‘We were being hunted’: A Jewish QMUL student recounts the UCL protest

‘Jewish student concerns are not taken seriously’

Last week Jewish students attended an event to discuss a means of peaceful resolution in regards to the Israel-Palestine conflict. On 27th October, Hen Mazzig, a former intermediary to the Israel Defence Forces, The Palestinian Authority and the United Nations, was the key speaker at University College London (UCL). Known as the “miracle man” for galvanising both Palestinians and Jews, Hen brought about a dialogue of peace emphasising a desire for both Israelis and Palestinians to enjoy self-determination.

Although the event was held to promote peace and resolution, University College London’s Students’ Union no-platformed the event, however, in turn, this was overruled by UCL’s management.

While the event was set to go ahead, it had to be relocated last minute as protesters swarmed the original location. The protesters interrupted the lecture with anti-Israeli chants, consequently forcing Jewish students to sneak off in small groups to the new location, as to not attract detection from protesters. Devora Khafi, an International Relations student at Queen Mary University London and a member of the Jewish Society, who was at the event described Jewish students feeling “sick to their stomachs” and “horrified” about the ongoing situation.


Devora said: “It was absolutely terrifying, the worst event I have ever attended.

“Jewish students were forced to sneak into an event, while protesters were essentially hunting anyone supposedly Jewish or linked to the event in any way.

“We were subsequently barricaded into the room designated for the event while two men broke in with the motive to disrupt Hen during his speech.

“Protesters would bang on the windows and slam the doors making it impossible for the event to run smoothly.

“The campus security who were meant to protect us allowed the demonstration to move far too close to the event, hence Hen’s speech to be disrupted.”


In a statement made after the protest, UCL commented: “On 27 October, we did all we could to ensure that the UCLU Friends of Israel Society event could go ahead at UCL, working with our Security team and the Metropolitan police.

“It was widely advertised and open to the public, and as a result a small but noisy group of protesters attended and occupied the rooms where the event was originally meant to take place.

“UCL Security found an alternative location and ensured the event went ahead safely. We regret protesters took measures to try to prevent the event from happening but stress that the protest was non-violent.”

Devora continued: “Another girl and I were assaulted, I can remember being grappled against the door, hardly able to breathe while protesters snarled and cheered.”

“Protesters loudly chanted ‘from the river to the sea Palestine will be free’ which is a chant that implicitly calls for the destruction of Israel and the exile of Jews.”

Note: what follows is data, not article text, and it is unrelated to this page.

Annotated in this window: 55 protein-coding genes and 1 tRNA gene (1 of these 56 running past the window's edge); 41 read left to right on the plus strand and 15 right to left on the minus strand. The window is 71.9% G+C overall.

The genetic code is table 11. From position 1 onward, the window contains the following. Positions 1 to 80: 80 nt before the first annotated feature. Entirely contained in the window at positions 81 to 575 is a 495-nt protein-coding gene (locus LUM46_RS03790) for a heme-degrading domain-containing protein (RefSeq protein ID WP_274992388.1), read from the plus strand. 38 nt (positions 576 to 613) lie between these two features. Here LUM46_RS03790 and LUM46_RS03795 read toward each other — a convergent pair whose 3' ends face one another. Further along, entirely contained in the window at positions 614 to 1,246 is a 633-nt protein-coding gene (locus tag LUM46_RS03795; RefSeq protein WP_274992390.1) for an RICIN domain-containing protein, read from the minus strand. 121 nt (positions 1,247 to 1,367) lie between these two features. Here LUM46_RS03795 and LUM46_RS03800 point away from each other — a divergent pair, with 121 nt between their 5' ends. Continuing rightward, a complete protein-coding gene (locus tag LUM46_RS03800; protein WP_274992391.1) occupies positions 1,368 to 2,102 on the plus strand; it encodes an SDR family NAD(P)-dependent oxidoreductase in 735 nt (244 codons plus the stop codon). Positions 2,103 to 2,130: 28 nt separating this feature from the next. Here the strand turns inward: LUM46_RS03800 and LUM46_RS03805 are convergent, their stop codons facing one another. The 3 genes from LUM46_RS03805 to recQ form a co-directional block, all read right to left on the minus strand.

Within a short period, the hostility escalated and the police were called as there were fears that the Jewish students would no longer be safe.

Devora commented: “We were told not to engage protesters and to avoid eye contact with the protesters, who indifferent to the new-found police presence screamed anti-Semitic abuse in our faces, and persisted in pushing and shoving us while filming us as we struggled out onto the street.

“Protesters would raise their fists and force cameras into our faces, yelling ‘shame’ trying their very best to provoke a reaction from us.”


Hen Mazzig himself was ordered by police to disguise himself as security staff, saying: “They had fear that I’ll be violently attacked by the anti-Israel ‘peace loving non-violent’ fanatic mob.”

UCL’s Palestine Society released the following statement claiming that they were not behind the protest at UCL: “Last night, a large and diverse group of students staged a protest against Hen Mazzig, a reservist lieutenant in the Israeli army.

“UCLU Friends of Palestine would like to make clear that the protest was not organised on behalf of the society, or affiliated to the society in any way.”

The violence that unfolded on the 27th was by no means an isolated incident, with a similar set of events occurring in January at a similar peace event held by Kings College London’s Jewish Society. There, protesters smashed windows, threw chairs, set off fire alarms and chanted “Nazis” at the students blockaded inside.


Devora “Solving the Israeli- Palestinian Conflict, one falafel at a time x”

Devora, who is an activist of ‘Stand with us UK’ raised her concerns about how the rise of anti-Semitism was being appeased by university culture. She said: “Jewish student concerns are not taken seriously.

“The NUS has elected a president who has blocked us from picking our own representatives, made appalling anti-Semitic remarks, stirred up racial tension telling students at SOAS that ‘the Prevent strategy was caused by Zionist lobby groups.’

“At one point a student at the National Conference of the NUS called for abolishing the commemoration of Holocaust Memorial day only to be met with avid applause and standing ovation.”

She also spoke about how anti-Semitic hate crime had increased by 60 per cent last year alone, leaving the Jewish community in a state of alarm. Devora criticised the university culture saying that: “The particularly middle-class, left-wing nature of universities has been conducive to students aligning themselves with anti-Israel views even though the vast majority of students are neither Muslim nor Jewish and have little knowledge of the Israel-Palestine conflict.

“As a result of this, most students lack empathy with Jewish students when anti-Semitism presents itself on campus.

“My grandparents are refugees, and it’s disheartening to see how Anti-Semitism is still a problem, even in Britain.”

Queen Mary University of London